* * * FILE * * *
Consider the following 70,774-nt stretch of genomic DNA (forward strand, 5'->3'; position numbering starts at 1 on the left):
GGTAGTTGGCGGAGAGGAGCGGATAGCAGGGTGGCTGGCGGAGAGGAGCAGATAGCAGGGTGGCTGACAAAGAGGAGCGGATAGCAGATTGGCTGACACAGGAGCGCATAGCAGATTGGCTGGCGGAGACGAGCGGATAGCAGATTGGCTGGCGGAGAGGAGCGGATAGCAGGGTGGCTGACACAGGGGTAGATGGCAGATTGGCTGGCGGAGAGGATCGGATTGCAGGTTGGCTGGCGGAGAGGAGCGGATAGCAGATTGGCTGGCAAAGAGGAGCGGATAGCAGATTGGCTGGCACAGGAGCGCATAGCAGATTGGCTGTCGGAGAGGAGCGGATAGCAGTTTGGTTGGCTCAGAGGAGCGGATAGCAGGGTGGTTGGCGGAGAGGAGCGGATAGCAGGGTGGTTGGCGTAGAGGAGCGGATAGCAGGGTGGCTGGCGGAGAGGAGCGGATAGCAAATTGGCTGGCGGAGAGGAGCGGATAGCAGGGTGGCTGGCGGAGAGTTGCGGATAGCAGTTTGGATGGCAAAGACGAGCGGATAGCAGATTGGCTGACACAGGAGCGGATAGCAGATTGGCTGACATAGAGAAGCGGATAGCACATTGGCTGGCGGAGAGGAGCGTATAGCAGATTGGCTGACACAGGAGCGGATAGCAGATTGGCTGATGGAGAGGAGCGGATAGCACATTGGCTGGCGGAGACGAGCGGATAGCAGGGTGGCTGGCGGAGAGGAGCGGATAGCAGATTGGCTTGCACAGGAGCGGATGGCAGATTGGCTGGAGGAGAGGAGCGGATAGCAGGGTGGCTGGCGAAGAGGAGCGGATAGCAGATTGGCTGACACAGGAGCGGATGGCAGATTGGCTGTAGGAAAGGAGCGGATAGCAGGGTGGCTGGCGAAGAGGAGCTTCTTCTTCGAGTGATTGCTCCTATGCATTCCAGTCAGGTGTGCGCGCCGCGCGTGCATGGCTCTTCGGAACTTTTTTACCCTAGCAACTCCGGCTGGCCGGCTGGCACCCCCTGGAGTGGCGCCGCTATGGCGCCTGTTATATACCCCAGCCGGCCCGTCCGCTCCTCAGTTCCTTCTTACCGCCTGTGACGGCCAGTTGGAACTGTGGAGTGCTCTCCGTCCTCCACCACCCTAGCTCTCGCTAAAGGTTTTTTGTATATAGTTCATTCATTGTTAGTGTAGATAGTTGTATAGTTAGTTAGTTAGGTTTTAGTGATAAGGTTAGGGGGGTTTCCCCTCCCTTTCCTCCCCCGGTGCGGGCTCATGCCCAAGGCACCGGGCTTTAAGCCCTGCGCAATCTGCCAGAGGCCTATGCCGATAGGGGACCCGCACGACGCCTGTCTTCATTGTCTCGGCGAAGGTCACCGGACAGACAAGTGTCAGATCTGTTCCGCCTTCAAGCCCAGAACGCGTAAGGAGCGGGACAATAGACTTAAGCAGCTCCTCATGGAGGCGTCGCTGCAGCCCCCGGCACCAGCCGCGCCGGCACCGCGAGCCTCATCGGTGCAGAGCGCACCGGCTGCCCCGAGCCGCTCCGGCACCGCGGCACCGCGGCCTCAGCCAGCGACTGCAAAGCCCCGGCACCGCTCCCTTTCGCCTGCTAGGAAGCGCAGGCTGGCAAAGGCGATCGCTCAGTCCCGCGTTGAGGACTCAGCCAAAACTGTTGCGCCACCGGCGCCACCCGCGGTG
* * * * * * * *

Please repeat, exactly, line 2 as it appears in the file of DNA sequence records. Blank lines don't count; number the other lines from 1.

GGTAGTTGGCGGAGAGGAGCGGATAGCAGGGTGGCTGGCGGAGAGGAGCAGATAGCAGGGTGGCTGACAAAGAGGAGCGGATAGCAGATTGGCTGACACAGGAGCGCATAGCAGATTGGCTGGCGGAGACGAGCGGATAGCAGATTGGCTGGCGGAGAGGAGCGGATAGCAGGGTGGCTGACACAGGGGTAGATGGCAGATTGGCTGGCGGAGAGGATCGGATTGCAGGTTGGCTGGCGGAGAGGAGCGGATAGCAGATTGGCTGGCAAAGAGGAGCGGATAGCAGATTGGCTGGCACAGGAGCGCATAGCAGATTGGCTGTCGGAGAGGAGCGGATAGCAGTTTGGTTGGCTCAGAGGAGCGGATAGCAGGGTGGTTGGCGGAGAGGAGCGGATAGCAGGGTGGTTGGCGTAGAGGAGCGGATAGCAGGGTGGCTGGCGGAGAGGAGCGGATAGCAAATTGGCTGGCGGAGAGGAGCGGATAGCAGGGTGGCTGGCGGAGAGTTGCGGATAGCAGTTTGGATGGCAAAGACGAGCGGATAGCAGATTGGCTGACACAGGAGCGGATAGCAGATTGGCTGACATAGAGAAGCGGATAGCACATTGGCTGGCGGAGAGGAGCGTATAGCAGATTGGCTGACACAGGAGCGGATAGCAGATTGGCTGATGGAGAGGAGCGGATAGCACATTGGCTGGCGGAGACGAGCGGATAGCAGGGTGGCTGGCGGAGAGGAGCGGATAGCAGATTGGCTTGCACAGGAGCGGATGGCAGATTGGCTGGAGGAGAGGAGCGGATAGCAGGGTGGCTGGCGAAGAGGAGCGGATAGCAGATTGGCTGACACAGGAGCGGATGGCAGATTGGCTGTAGGAAAGGAGCGGATAGCAGGGTGGCTGGCGAAGAGGAGCTTCTTCTTCGAGTGATTGCTCCTATGCATTCCAGTCAGGTGTGCGCGCCGCGCGTGCATGGCTCTTCGGAACTTTTTTACCCTAGCAACTCCGGCTGGCCGGCTGGCACCCCCTGGAGTGGCGCCGCTATGGCGCCTGTTATATACCCCAGCCGGCCCGTCCGCTCCTCAGTTCCTTCTTACCGCCTGTGACGGCCAGTTGGAACTGTGGAGTGCTCTCCGTCCTCCACCACCCTAGCTCTCGCTAAAGGTTTTTTGTATATAGTTCATTCATTGTTAGTGTAGATAGTTGTATAGTTAGTTAGTTAGGTTTTAGTGATAAGGTTAGGGGGGTTTCCCCTCCCTTTCCTCCCCCGGTGCGGGCTCATGCCCAAGGCACCGGGCTTTAAGCCCTGCGCAATCTGCCAGAGGCCTATGCCGATAGGGGACCCGCACGACGCCTGTCTTCATTGTCTCGGCGAAGGTCACCGGACAGACAAGTGTCAGATCTGTTCCGCCTTCAAGCCCAGAACGCGTAAGGAGCGGGACAATAGACTTAAGCAGCTCCTCATGGAGGCGTCGCTGCAGCCCCCGGCACCAGCCGCGCCGGCACCGCGAGCCTCATCGGTGCAGAGCGCACCGGCTGCCCCGAGCCGCTCCGGCACCGCGGCACCGCGGCCTCAGCCAGCGACTGCAAAGCCCCGGCACCGCTCCCTTTCGCCTGCTAGGAAGCGCAGGCTGGCAAAGGCGATCGCTCAGTCCCGCGTTGAGGACTCAGCCAAAACTGTTGCGCCACCGGCGCCACCCGCGGTG